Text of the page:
Usually what happens is I’ll be on my way somewhere and spot something unexpected from a bus or the corner of my eye. A church tower or intriguing doorway I hadn’t noticed before, a sign that piques my interest or an unusual window display. Depending on my schedule (and my hunger) I might go in straight away, or just make a note or take a photo and research it when I get home. I use guidebooks and the internet to find out more and focus mainly on Turkish origin blogs and websites as they often contain more information than those written in English. However I read a lot of non-fiction books about Istanbul too, and when I come across references to places I don’t know about, I write them down and then go looking for them.

It’s the unexpected that excites me most so I prefer to visit a place first and research it later. Otherwise the joy of immersing myself in the atmosphere and discovering small beautiful details is lost in the act of looking for particular things noted in guidebooks. That’s the idea underpinning my essay ““Büyük Çamlıca Camii” in Longing for Istanbul.

Is there anywhere in Istanbul that you still want to visit, or perhaps a hidden gem that you’ve kept to yourself?

I think there will always be places I want to visit in Istanbul. My list expands all the time, partly because there is already so much to see but also because there are new discoveries being made almost everyday. Add to that long abandoned sites being restored and opened to the public and the possibilities are endless. My focus in the coming months (when it gets warmer) is to use Istanbul’s excellent public transport system to go further afield. I don’t drive in Istanbul so going to Beykoz, Atatürk Kent Park or Polonezkoy is a bit of an expedition. I enjoy it though, because being on trains, buses and ferries gives me what I call empty time, when I have the space to daydream and random thoughts often become concrete ideas.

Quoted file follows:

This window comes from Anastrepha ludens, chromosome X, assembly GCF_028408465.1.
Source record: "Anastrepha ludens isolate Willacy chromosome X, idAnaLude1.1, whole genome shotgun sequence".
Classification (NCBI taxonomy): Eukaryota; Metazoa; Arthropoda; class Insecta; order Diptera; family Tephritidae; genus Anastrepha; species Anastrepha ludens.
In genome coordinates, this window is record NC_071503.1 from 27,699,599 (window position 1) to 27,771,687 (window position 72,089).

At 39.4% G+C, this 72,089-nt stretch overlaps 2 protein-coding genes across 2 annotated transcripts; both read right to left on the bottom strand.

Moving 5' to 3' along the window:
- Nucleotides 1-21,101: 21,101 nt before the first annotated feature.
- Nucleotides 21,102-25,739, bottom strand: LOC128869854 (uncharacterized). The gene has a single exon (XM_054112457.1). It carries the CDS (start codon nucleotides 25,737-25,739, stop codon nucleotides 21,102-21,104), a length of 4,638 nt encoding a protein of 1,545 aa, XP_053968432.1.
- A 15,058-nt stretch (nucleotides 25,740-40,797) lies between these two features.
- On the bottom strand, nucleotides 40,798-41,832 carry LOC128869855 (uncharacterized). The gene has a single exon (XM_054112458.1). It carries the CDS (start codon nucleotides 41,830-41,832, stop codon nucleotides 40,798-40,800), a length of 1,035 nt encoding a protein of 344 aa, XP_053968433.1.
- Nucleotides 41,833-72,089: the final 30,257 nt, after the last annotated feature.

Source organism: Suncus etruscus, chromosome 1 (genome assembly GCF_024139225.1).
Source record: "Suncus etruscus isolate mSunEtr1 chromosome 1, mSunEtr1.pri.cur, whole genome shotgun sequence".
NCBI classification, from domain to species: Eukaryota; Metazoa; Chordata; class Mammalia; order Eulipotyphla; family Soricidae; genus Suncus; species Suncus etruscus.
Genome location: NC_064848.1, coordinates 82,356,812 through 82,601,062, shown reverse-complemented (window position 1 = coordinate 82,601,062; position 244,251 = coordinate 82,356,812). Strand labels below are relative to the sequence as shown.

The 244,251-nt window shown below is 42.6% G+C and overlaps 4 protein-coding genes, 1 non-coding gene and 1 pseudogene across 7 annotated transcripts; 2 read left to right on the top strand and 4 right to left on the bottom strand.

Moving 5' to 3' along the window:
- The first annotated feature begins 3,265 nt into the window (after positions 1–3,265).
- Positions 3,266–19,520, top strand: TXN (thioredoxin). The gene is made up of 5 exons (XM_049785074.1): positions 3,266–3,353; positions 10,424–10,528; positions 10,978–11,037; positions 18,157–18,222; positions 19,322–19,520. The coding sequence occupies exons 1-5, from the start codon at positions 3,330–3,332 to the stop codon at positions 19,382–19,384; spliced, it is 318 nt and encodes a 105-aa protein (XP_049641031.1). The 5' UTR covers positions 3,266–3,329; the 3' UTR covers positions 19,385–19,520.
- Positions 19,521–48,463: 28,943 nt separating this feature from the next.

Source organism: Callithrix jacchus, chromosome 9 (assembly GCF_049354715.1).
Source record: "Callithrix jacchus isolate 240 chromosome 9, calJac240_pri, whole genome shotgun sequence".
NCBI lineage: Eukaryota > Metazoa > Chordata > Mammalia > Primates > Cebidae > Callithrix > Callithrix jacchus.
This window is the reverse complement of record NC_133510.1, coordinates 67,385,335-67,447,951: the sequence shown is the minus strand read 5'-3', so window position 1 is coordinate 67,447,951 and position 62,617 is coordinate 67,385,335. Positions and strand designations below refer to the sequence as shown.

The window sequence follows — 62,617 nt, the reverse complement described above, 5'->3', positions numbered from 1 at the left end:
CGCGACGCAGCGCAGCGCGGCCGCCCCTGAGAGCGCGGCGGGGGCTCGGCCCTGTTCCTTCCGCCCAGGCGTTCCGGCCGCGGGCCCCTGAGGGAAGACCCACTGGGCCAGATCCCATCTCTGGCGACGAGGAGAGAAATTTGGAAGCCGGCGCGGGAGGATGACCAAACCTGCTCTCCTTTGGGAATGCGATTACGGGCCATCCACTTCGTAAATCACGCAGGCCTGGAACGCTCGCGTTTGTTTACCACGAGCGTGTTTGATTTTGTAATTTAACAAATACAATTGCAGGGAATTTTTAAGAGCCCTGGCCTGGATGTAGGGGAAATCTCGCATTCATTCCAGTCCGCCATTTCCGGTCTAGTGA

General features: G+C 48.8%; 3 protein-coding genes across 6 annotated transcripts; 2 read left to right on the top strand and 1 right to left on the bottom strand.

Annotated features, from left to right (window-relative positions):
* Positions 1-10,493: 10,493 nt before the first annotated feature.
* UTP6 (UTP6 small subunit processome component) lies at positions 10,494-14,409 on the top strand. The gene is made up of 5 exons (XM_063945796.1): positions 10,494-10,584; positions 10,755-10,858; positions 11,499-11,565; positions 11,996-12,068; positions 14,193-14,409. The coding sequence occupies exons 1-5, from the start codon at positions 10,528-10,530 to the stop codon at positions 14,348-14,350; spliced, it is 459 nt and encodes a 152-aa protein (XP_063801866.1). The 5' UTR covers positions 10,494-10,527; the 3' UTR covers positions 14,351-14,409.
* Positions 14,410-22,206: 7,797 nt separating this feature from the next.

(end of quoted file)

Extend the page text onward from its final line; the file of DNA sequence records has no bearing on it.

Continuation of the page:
One thing I really love about Istanbul is whether you’re rich or poor you can drink tea and eat a meal by the water, enjoying the same mesmerising views, no matter your budget. It’s very democratic in that way so my hidden gems are the places locals can go and feel like royalty, whatever their social status. Spoiler alert – they’ll stay hidden.

What surprises you most about living in Turkey?

How kind Turkish people are, no matter what’s going on in their lives. I’ve seen the Turkish economy rise and fall over the years and right now people are doing it tough. Yet that doesn’t stop them thinking of others. Last week I was on the way to my gym and an older man slipped and fell while running for a bus. He cut his forehead quite badly. I picked up his transport card as a younger man helped him up and both of us gave him tissues to help stem the blood. Two woman suggested he might need stitches so the younger man escorted him across road and directed him to the hospital. This level of assistance is normal. I tripped on a bollard once and fell over and people even crossed a busy road to help me!